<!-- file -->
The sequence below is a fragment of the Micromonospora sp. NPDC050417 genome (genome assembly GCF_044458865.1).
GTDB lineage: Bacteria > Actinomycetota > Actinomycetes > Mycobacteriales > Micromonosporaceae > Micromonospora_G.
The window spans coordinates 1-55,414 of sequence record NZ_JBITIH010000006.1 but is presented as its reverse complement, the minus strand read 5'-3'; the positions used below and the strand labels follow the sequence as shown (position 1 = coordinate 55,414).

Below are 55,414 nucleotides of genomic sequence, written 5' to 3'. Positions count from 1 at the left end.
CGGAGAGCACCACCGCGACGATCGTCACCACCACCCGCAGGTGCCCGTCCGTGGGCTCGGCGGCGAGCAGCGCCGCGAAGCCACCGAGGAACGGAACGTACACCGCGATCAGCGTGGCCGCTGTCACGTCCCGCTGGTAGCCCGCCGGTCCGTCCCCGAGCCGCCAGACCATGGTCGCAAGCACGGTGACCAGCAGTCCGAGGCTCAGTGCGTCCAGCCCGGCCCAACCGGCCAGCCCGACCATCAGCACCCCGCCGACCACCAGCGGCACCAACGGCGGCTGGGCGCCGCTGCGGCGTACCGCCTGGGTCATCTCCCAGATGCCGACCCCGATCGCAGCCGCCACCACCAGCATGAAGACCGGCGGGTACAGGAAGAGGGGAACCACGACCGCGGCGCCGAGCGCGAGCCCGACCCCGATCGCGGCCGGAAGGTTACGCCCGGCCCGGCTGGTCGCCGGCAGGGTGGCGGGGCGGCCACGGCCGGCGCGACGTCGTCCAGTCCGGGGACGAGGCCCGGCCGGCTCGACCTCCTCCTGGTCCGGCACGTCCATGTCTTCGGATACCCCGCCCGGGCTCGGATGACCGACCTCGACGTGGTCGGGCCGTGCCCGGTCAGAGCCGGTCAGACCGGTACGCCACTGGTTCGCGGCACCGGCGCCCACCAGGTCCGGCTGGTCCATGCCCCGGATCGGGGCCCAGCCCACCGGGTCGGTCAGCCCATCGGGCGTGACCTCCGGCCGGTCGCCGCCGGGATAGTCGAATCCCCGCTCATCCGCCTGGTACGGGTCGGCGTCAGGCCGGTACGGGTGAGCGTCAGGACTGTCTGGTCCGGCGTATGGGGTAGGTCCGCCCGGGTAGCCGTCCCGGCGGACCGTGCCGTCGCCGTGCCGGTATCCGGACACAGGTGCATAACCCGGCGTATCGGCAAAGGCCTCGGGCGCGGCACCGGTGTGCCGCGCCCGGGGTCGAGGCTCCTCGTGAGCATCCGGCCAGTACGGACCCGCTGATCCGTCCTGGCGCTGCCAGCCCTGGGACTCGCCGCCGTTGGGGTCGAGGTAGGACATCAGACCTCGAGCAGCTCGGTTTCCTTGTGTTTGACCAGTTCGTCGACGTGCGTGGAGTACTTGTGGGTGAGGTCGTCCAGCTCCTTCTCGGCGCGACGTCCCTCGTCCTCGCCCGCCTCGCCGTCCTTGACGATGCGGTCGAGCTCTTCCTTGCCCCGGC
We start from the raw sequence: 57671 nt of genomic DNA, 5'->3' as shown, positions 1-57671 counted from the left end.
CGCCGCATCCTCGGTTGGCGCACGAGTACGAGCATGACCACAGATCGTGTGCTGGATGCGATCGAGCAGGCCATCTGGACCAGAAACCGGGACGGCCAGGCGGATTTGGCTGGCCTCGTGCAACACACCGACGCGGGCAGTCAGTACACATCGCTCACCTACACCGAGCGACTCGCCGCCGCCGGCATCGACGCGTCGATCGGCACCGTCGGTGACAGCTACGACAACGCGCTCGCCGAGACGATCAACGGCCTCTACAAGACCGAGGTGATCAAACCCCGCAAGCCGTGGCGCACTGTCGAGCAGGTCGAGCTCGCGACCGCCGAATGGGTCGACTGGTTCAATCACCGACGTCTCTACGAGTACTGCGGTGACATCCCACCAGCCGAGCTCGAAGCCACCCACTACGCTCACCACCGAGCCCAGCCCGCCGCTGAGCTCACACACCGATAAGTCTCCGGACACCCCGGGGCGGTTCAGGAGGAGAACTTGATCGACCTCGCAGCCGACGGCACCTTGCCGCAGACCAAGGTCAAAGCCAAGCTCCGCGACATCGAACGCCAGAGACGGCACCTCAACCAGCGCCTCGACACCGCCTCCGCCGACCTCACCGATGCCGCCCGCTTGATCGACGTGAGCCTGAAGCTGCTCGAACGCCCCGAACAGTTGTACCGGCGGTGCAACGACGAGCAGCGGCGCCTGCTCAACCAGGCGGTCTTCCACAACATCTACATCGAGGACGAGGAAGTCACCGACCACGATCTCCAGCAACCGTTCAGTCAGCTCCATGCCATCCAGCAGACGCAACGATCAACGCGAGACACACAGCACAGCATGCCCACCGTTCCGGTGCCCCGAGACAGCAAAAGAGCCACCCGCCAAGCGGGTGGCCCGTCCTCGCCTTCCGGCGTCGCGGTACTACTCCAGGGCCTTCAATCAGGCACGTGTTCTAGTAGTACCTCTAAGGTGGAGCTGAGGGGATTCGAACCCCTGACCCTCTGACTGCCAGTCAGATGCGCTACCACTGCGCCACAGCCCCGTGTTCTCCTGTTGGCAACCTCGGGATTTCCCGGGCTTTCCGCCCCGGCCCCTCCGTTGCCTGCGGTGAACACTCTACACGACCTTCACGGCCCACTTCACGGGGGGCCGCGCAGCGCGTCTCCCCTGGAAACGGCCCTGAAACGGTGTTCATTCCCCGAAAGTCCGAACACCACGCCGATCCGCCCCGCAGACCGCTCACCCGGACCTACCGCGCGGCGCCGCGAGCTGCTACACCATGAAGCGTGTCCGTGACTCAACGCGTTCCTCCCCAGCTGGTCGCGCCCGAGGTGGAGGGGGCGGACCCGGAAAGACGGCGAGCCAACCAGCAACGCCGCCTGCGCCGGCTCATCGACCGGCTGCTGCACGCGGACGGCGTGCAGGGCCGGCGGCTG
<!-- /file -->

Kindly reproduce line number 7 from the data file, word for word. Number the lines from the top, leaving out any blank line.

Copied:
CGCCGCATCCTCGGTTGGCGCACGAGTACGAGCATGACCACAGATCGTGTGCTGGATGCGATCGAGCAGGCCATCTGGACCAGAAACCGGGACGGCCAGGCGGATTTGGCTGGCCTCGTGCAACACACCGACGCGGGCAGTCAGTACACATCGCTCACCTACACCGAGCGACTCGCCGCCGCCGGCATCGACGCGTCGATCGGCACCGTCGGTGACAGCTACGACAACGCGCTCGCCGAGACGATCAACGGCCTCTACAAGACCGAGGTGATCAAACCCCGCAAGCCGTGGCGCACTGTCGAGCAGGTCGAGCTCGCGACCGCCGAATGGGTCGACTGGTTCAATCACCGACGTCTCTACGAGTACTGCGGTGACATCCCACCAGCCGAGCTCGAAGCCACCCACTACGCTCACCACCGAGCCCAGCCCGCCGCTGAGCTCACACACCGATAAGTCTCCGGACACCCCGGGGCGGTTCAGGAGGAGAACTTGATCGACCTCGCAGCCGACGGCACCTTGCCGCAGACCAAGGTCAAAGCCAAGCTCCGCGACATCGAACGCCAGAGACGGCACCTCAACCAGCGCCTCGACACCGCCTCCGCCGACCTCACCGATGCCGCCCGCTTGATCGACGTGAGCCTGAAGCTGCTCGAACGCCCCGAACAGTTGTACCGGCGGTGCAACGACGAGCAGCGGCGCCTGCTCAACCAGGCGGTCTTCCACAACATCTACATCGAGGACGAGGAAGTCACCGACCACGATCTCCAGCAACCGTTCAGTCAGCTCCATGCCATCCAGCAGACGCAACGATCAACGCGAGACACACAGCACAGCATGCCCACCGTTCCGGTGCCCCGAGACAGCAAAAGAGCCACCCGCCAAGCGGGTGGCCCGTCCTCGCCTTCCGGCGTCGCGGTACTACTCCAGGGCCTTCAATCAGGCACGTGTTCTAGTAGTACCTCTAAGGTGGAGCTGAGGGGATTCGAACCCCTGACCCTCTGACTGCCAGTCAGATGCGCTACCACTGCGCCACAGCCCCGTGTTCTCCTGTTGGCAACCTCGGGATTTCCCGGGCTTTCCGCCCCGGCCCCTCCGTTGCCTGCGGTGAACACTCTACACGACCTTCACGGCCCACTTCACGGGGGGCCGCGCAGCGCGTCTCCCCTGGAAACGGCCCTGAAACGGTGTTCATTCCCCGAAAGTCCGAACACCACGCCGATCCGCCCCGCAGACCGCTCACCCGGACCTACCGCGCGGCGCCGCGAGCTGCTACACCATGAAGCGTGTCCGTGACTCAACGCGTTCCTCCCCAGCTGGTCGCGCCCGAGGTGGAGGGGGCGGACCCGGAAAGACGGCGAGCCAACCAGCAACGCCGCCTGCGCCGGCTCATCGACCGGCTGCTGCACGCGGACGGCGTGCAGGGCCGGCGGCTG